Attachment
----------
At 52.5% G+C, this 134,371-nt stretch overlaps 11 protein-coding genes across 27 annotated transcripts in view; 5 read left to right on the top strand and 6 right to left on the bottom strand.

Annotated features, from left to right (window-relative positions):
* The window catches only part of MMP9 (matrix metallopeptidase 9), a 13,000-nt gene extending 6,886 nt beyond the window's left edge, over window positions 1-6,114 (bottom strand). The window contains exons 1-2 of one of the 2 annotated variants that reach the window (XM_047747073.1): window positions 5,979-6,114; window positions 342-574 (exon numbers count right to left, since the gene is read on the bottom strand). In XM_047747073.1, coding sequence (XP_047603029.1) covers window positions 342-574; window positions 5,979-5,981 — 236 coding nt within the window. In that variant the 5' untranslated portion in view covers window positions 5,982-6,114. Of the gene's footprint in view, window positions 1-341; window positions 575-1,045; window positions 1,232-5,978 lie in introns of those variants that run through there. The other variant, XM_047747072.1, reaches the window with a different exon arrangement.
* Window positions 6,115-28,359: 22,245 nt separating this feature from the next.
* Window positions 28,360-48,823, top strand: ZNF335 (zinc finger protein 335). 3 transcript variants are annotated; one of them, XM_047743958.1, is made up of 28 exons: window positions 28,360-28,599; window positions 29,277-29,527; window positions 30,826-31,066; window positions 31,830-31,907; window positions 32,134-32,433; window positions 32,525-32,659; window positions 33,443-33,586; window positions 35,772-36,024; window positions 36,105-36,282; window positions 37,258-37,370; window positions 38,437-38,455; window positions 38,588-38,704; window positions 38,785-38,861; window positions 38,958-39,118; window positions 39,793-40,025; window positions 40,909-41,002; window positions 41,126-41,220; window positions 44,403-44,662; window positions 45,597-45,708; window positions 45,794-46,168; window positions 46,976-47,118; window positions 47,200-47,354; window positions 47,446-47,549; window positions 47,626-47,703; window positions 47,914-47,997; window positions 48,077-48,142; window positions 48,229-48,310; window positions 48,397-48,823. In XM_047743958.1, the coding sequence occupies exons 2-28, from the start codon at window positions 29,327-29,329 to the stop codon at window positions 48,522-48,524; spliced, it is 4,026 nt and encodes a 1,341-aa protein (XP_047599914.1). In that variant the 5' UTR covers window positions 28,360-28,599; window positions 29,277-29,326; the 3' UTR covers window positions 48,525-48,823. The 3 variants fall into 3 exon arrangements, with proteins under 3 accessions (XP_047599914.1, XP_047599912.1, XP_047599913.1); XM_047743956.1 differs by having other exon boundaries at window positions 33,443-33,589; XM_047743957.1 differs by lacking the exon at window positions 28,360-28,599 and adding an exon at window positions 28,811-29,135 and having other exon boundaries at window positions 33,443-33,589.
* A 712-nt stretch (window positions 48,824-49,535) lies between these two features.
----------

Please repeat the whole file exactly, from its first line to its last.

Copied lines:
At 52.5% G+C, this 134,371-nt stretch overlaps 11 protein-coding genes across 27 annotated transcripts in view; 5 read left to right on the top strand and 6 right to left on the bottom strand.

Annotated features, from left to right (window-relative positions):
* The window catches only part of MMP9 (matrix metallopeptidase 9), a 13,000-nt gene extending 6,886 nt beyond the window's left edge, over window positions 1-6,114 (bottom strand). The window contains exons 1-2 of one of the 2 annotated variants that reach the window (XM_047747073.1): window positions 5,979-6,114; window positions 342-574 (exon numbers count right to left, since the gene is read on the bottom strand). In XM_047747073.1, coding sequence (XP_047603029.1) covers window positions 342-574; window positions 5,979-5,981 — 236 coding nt within the window. In that variant the 5' untranslated portion in view covers window positions 5,982-6,114. Of the gene's footprint in view, window positions 1-341; window positions 575-1,045; window positions 1,232-5,978 lie in introns of those variants that run through there. The other variant, XM_047747072.1, reaches the window with a different exon arrangement.
* Window positions 6,115-28,359: 22,245 nt separating this feature from the next.
* Window positions 28,360-48,823, top strand: ZNF335 (zinc finger protein 335). 3 transcript variants are annotated; one of them, XM_047743958.1, is made up of 28 exons: window positions 28,360-28,599; window positions 29,277-29,527; window positions 30,826-31,066; window positions 31,830-31,907; window positions 32,134-32,433; window positions 32,525-32,659; window positions 33,443-33,586; window positions 35,772-36,024; window positions 36,105-36,282; window positions 37,258-37,370; window positions 38,437-38,455; window positions 38,588-38,704; window positions 38,785-38,861; window positions 38,958-39,118; window positions 39,793-40,025; window positions 40,909-41,002; window positions 41,126-41,220; window positions 44,403-44,662; window positions 45,597-45,708; window positions 45,794-46,168; window positions 46,976-47,118; window positions 47,200-47,354; window positions 47,446-47,549; window positions 47,626-47,703; window positions 47,914-47,997; window positions 48,077-48,142; window positions 48,229-48,310; window positions 48,397-48,823. In XM_047743958.1, the coding sequence occupies exons 2-28, from the start codon at window positions 29,327-29,329 to the stop codon at window positions 48,522-48,524; spliced, it is 4,026 nt and encodes a 1,341-aa protein (XP_047599914.1). In that variant the 5' UTR covers window positions 28,360-28,599; window positions 29,277-29,326; the 3' UTR covers window positions 48,525-48,823. The 3 variants fall into 3 exon arrangements, with proteins under 3 accessions (XP_047599914.1, XP_047599912.1, XP_047599913.1); XM_047743956.1 differs by having other exon boundaries at window positions 33,443-33,589; XM_047743957.1 differs by lacking the exon at window positions 28,360-28,599 and adding an exon at window positions 28,811-29,135 and having other exon boundaries at window positions 33,443-33,589.
* A 712-nt stretch (window positions 48,824-49,535) lies between these two features.